Loud music and noisy world take toll on hearing
By ASSOCIATED PRESS
Published February 18, 2007
SAN FRANCISCO - An aging U.S. population faces a looming crisis in hearing loss, researchers said Saturday. Some research holds promise, but much is in the early stages.
By 2050, there could be as many as 50-million people in the United States with impaired hearing, Steven Greenberg of Silicon Speech in Santa Venetia, Calif., told the annual meeting of the American Association for the Advancement of Science.
Hearing loss results in social and psychological isolation, "which makes their life hell," Greenberg said.
Thanks to loud music and a generally noisy environment, young people have a rate of impaired hearing 2 1/2 times that of their parents and grandparents, he said.
Stefan Heller of Stanford University said research in restoring damaged hearing cells "is very much at the beginning and it's still a long, long road."
Inner and outer hair cells in the ear pick up sound vibrations and send them to the brain. Damage to outer cells causes hearing impairment which can be helped by hearing aides, he said.
Damage to the inner cells cannot be repaired and causes deafness.
Heller said ear stem cells have been isolated in laboratory work and grown into cells that resembled hair cells.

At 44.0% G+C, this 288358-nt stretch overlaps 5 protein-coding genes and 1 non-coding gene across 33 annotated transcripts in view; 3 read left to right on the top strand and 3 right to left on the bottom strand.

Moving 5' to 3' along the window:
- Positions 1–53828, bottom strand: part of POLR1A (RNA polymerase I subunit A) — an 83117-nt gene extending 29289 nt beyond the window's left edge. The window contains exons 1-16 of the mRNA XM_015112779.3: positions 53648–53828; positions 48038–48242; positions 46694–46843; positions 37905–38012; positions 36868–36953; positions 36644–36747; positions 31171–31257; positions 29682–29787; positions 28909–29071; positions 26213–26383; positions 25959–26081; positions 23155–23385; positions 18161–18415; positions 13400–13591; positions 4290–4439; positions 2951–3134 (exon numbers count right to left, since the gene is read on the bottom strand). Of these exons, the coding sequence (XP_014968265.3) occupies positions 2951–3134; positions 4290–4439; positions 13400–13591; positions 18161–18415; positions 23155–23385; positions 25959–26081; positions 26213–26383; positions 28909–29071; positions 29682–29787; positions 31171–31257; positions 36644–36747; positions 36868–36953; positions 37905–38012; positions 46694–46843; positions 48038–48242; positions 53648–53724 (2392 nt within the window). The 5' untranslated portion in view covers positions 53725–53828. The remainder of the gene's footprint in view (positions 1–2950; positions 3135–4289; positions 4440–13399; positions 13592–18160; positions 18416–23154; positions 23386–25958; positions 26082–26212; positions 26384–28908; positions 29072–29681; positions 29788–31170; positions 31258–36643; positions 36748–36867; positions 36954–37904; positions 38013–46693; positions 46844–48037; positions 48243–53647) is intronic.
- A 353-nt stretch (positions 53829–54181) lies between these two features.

"They're not perfect," he said. When placed in the ear of chicken embryos, most of the cells died. A few survived and were implanted into the inner ear. The next step, he said, is to try the experiment in mice.
Gene therapy is being tested in an effort to produce more hair cells in the ear. The result so far has been a type of hybrid cells and researchers are unsure whether they can get these cells to survive.
Heller said scientists in Japan are experimenting with drugs that seem to help spur the growth of hearing cells in young mice.
The results in older mice are far less promising.
There seems to be something not yet understood that prevents new cell development in the inner ear.
This is an area where cancer is not known to occur, he said, and an indication that something prevents cell development.